by Faryn Black
Building pillow-forts on the floor, a dollhouse
for two. Fattened, insulated cellular walls
lined with pages torn from diaries. Holding hands.
Winding. Binding. Trusting whispers in an invented
language, where everything means I love you.
Tick tick tick this time. Checklists
of Halloween costumes and Christmas gifts. New rifts.
Playing tag and paying heed to growth spurts
and new hurts. Stretching, pulling each other
in newfound security. Twinning effects affectations.
Like attracted like. Sister chromatides
aligned. Side by side. Noting each other’s faults,
tectonic, but still semi-seismic. A distant rumble
of nervous glances; last chances.
Twin fibres thinning, security blankets pulled threadbare,
the seams give. Cleaved with surgical precision. Decisions.
Devastation. Mutation and everything changes now.
Fictional afflictions. Sororal sides are taken up. Divided,
and the battle lines are drawn.
Only closure remains elusive. The final excision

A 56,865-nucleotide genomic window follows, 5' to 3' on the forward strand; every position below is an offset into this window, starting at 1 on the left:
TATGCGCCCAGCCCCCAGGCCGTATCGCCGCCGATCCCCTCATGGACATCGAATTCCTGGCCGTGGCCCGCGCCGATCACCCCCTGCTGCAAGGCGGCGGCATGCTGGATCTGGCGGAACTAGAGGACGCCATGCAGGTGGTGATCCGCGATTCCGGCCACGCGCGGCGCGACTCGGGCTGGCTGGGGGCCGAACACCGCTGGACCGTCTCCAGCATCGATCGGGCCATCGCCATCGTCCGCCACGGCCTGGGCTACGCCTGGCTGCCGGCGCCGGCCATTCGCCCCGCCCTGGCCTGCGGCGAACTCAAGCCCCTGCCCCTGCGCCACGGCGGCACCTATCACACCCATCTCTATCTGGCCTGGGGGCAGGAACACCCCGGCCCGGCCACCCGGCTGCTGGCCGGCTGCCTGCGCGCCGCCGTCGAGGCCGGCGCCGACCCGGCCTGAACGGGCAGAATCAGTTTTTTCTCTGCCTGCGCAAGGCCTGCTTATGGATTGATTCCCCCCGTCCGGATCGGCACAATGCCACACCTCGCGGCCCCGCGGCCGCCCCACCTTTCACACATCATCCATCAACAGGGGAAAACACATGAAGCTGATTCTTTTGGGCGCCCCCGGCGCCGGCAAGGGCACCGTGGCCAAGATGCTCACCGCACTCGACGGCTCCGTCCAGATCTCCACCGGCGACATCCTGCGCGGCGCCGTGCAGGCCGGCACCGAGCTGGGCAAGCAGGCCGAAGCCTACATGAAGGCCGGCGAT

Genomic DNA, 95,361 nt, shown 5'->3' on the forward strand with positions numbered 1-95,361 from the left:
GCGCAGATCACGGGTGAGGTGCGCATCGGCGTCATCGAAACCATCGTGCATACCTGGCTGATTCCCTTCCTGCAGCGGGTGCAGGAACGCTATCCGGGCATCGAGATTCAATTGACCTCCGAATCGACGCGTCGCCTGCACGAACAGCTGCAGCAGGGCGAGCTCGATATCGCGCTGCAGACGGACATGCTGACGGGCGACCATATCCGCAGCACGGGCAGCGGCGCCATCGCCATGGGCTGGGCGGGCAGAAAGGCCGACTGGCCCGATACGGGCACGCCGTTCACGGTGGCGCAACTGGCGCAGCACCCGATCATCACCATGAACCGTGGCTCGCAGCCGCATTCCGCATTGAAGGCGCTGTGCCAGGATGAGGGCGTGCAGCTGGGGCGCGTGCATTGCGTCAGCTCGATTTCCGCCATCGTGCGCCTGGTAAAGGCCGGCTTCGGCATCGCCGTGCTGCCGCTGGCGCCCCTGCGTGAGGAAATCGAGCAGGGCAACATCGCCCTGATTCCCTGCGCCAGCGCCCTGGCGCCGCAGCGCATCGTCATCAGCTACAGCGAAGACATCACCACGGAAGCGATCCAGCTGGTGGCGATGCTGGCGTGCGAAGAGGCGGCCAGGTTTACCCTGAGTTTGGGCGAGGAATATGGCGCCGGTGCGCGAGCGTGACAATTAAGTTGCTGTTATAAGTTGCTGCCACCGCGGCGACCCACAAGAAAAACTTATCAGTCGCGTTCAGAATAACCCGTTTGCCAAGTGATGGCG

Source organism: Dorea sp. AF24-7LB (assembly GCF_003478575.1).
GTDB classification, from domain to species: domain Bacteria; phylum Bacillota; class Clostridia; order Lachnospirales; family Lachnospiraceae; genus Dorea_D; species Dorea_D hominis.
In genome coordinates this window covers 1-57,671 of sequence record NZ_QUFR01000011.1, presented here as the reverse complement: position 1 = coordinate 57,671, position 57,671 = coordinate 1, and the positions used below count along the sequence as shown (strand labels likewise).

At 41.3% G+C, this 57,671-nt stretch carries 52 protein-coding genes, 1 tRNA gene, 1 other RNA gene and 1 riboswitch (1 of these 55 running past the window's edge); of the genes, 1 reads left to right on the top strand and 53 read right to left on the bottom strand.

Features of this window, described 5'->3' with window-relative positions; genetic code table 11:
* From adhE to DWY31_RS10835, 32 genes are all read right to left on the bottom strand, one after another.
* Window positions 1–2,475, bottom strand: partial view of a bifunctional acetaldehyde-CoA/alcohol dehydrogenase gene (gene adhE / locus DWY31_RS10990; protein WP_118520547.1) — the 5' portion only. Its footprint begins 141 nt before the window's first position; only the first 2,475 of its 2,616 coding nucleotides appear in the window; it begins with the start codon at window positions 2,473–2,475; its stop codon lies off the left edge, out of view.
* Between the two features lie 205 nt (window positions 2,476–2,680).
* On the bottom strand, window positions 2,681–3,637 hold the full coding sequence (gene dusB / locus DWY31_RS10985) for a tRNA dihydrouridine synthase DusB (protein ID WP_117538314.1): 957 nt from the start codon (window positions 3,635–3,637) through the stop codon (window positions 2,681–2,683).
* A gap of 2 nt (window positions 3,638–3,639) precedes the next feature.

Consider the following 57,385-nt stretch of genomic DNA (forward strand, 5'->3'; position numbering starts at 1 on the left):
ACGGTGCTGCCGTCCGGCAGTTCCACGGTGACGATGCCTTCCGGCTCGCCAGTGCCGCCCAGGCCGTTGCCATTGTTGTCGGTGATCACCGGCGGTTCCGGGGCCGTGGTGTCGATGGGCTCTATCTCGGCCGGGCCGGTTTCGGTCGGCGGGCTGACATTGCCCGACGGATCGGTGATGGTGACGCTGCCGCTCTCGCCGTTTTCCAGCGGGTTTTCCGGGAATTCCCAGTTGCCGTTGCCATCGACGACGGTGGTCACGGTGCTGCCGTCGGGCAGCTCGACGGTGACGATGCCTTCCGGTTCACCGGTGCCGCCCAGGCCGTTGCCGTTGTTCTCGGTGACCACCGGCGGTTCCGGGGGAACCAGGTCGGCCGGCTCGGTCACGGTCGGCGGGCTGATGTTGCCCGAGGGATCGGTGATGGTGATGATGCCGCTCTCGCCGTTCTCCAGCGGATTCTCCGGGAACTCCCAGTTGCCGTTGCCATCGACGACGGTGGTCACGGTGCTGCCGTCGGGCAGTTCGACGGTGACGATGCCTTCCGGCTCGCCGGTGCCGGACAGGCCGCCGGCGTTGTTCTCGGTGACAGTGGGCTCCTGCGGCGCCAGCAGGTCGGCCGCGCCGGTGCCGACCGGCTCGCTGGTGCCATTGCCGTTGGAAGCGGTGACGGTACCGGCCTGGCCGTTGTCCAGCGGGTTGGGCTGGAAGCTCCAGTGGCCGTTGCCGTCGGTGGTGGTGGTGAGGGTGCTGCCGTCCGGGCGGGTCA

of wounded women, limping home to shiver under blankets
drawn tight. Draw the blinds and lock the doors.
Faithless, faceless, nameless to each other now.
“Auntie, what’s the sun made of?”
I contemplate nuclear fusion
in the mind of a five-year-old.
She wide-eyes the world. Dirty fingernails
trace trajectories and orbits in astronomy books
with fading dog-eared pages and broken spines.
Her lips bow as gravity comes home. She understands,
or very much wants to.
The future of all possible worlds
sits, brown-skinned and black-eyed
beautiful, in my lap. Right now, she will be
a cosmonaut –tomorrow, a doctor; yesterday,
a fire truck. Outcomes are infinite.
The world has not filled her yet. She is still vast,
uncharted, and expanding exponentially;
her momentum terrific and humbling. Solar flares
of understanding light her face
–the combustion of comprehension.
As close to perfect as she will ever be, not yet dense
from expectation’s crush. Still primed to bang big;
a star of all proportion on a distant horizon.
“Auntie? What’s the sun made of?”
Potential, my darling.